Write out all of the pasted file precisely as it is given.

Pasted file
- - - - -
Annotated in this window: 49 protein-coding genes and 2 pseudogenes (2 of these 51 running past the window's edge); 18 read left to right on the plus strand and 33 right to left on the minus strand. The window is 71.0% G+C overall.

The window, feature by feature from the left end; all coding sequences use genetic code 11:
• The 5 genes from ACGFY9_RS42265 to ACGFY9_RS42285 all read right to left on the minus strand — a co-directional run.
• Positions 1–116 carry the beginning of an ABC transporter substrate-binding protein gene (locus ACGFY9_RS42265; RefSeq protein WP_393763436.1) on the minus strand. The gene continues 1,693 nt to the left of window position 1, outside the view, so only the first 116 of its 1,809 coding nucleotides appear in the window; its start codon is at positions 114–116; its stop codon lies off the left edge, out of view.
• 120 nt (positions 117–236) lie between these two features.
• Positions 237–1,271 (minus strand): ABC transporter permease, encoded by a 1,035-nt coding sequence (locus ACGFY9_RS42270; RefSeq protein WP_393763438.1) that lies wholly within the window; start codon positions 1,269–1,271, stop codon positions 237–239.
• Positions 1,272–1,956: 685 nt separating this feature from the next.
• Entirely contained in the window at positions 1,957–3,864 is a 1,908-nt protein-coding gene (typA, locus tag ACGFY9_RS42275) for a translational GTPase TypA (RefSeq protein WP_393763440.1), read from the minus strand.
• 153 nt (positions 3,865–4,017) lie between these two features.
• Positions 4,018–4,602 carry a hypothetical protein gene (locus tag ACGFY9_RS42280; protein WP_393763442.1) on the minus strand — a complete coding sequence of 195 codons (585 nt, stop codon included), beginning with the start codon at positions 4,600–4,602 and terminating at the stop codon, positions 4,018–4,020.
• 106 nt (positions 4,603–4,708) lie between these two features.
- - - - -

Annotated in this window: 49 protein-coding genes and 2 pseudogenes (2 of these 51 running past the window's edge); 18 read left to right on the plus strand and 33 right to left on the minus strand. The window is 71.0% G+C overall.

The window, feature by feature from the left end; all coding sequences use genetic code 11:
• The 5 genes from ACGFY9_RS42265 to ACGFY9_RS42285 all read right to left on the minus strand — a co-directional run.
• Positions 1–116 carry the beginning of an ABC transporter substrate-binding protein gene (locus ACGFY9_RS42265; RefSeq protein WP_393763436.1) on the minus strand. The gene continues 1,693 nt to the left of window position 1, outside the view, so only the first 116 of its 1,809 coding nucleotides appear in the window; its start codon is at positions 114–116; its stop codon lies off the left edge, out of view.
• 120 nt (positions 117–236) lie between these two features.
• Positions 237–1,271 (minus strand): ABC transporter permease, encoded by a 1,035-nt coding sequence (locus ACGFY9_RS42270; RefSeq protein WP_393763438.1) that lies wholly within the window; start codon positions 1,269–1,271, stop codon positions 237–239.
• Positions 1,272–1,956: 685 nt separating this feature from the next.
• Entirely contained in the window at positions 1,957–3,864 is a 1,908-nt protein-coding gene (typA, locus tag ACGFY9_RS42275) for a translational GTPase TypA (RefSeq protein WP_393763440.1), read from the minus strand.
• 153 nt (positions 3,865–4,017) lie between these two features.
• Positions 4,018–4,602 carry a hypothetical protein gene (locus tag ACGFY9_RS42280; protein WP_393763442.1) on the minus strand — a complete coding sequence of 195 codons (585 nt, stop codon included), beginning with the start codon at positions 4,600–4,602 and terminating at the stop codon, positions 4,018–4,020.
• 106 nt (positions 4,603–4,708) lie between these two features.